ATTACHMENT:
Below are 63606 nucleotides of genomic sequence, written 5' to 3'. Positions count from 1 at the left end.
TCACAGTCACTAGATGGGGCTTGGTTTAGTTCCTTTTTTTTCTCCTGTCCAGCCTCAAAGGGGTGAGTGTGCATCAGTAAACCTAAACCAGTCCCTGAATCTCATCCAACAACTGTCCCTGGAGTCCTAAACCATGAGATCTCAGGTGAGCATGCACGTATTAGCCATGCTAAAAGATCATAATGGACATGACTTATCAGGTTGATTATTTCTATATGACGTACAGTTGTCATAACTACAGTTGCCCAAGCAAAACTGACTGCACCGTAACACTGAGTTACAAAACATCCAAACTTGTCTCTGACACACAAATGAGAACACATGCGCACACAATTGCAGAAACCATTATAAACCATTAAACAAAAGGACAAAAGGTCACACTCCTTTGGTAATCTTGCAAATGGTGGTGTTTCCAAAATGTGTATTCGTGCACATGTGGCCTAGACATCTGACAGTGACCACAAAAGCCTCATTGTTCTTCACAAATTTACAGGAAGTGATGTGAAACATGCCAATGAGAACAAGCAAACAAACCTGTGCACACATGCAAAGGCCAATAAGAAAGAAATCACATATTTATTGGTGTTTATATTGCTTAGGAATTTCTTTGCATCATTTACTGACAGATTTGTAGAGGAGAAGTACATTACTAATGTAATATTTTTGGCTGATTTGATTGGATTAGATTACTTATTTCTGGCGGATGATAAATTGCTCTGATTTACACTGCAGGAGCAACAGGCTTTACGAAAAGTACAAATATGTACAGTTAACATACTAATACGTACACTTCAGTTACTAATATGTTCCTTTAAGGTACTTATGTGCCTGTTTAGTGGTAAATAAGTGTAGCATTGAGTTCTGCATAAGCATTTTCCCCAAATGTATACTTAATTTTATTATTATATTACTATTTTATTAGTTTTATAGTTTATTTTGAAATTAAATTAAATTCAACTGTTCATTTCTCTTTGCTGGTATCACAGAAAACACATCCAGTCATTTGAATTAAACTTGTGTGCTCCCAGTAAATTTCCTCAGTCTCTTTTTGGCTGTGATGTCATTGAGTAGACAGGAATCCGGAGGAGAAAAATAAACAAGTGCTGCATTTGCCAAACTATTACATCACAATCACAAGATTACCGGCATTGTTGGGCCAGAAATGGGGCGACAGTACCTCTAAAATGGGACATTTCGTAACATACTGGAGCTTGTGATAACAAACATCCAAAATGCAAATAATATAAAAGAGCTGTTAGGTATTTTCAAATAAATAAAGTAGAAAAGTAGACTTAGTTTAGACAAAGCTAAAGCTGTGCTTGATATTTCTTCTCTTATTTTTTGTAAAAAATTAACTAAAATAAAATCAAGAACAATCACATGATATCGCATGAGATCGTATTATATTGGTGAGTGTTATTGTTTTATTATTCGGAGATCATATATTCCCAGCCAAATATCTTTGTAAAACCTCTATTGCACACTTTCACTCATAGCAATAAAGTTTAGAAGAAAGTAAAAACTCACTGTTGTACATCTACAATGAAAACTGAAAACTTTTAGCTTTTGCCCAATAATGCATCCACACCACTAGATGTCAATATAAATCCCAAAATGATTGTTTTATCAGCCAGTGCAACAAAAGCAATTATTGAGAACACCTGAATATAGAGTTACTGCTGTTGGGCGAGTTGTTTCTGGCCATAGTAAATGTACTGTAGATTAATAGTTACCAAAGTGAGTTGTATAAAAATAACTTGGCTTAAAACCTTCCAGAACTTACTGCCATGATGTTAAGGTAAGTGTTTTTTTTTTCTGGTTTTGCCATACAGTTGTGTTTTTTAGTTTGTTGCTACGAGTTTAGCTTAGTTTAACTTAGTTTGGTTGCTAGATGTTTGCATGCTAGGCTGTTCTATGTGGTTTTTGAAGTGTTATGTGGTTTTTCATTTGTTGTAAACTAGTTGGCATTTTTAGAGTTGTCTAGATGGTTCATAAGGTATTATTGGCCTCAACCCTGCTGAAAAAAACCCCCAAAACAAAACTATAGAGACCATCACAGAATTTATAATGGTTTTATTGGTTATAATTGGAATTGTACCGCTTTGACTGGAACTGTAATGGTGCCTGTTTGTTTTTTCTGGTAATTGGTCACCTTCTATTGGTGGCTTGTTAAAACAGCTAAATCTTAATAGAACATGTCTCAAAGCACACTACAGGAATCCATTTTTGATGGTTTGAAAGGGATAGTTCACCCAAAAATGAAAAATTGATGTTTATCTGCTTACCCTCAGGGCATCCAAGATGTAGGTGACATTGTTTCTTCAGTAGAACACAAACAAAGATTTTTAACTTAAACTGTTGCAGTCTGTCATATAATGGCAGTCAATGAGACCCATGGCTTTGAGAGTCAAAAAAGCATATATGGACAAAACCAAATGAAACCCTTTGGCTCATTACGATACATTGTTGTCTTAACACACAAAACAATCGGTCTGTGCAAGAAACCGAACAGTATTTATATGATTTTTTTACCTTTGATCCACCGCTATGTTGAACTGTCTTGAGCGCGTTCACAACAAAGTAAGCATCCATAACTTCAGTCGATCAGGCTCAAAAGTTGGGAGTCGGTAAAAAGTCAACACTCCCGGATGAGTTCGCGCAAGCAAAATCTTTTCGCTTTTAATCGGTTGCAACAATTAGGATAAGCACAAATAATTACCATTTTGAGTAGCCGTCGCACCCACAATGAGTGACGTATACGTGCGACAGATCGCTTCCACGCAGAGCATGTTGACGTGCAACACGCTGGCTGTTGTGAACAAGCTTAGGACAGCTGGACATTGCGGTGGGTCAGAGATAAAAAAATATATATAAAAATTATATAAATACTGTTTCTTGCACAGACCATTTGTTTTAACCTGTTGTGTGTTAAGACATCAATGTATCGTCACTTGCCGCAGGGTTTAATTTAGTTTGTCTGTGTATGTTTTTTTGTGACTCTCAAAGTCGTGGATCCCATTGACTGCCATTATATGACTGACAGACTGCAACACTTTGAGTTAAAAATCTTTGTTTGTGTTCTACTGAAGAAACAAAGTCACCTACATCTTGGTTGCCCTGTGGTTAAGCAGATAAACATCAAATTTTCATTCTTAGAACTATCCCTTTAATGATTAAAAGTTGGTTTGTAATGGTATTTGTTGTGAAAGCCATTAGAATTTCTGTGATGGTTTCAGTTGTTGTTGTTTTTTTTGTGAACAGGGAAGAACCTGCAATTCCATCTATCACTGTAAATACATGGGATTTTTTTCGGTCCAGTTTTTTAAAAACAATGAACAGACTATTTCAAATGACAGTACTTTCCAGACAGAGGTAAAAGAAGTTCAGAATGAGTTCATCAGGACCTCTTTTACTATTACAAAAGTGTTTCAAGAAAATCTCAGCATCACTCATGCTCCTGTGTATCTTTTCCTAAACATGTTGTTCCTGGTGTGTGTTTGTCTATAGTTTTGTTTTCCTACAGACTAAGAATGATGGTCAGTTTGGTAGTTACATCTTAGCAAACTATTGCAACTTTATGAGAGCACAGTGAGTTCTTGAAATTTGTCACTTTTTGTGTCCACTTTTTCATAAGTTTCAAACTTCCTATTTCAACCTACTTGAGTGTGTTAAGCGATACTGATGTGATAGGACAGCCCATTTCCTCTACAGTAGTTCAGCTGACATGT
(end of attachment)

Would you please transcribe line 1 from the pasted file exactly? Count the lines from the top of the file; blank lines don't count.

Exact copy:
Below are 63606 nucleotides of genomic sequence, written 5' to 3'. Positions count from 1 at the left end.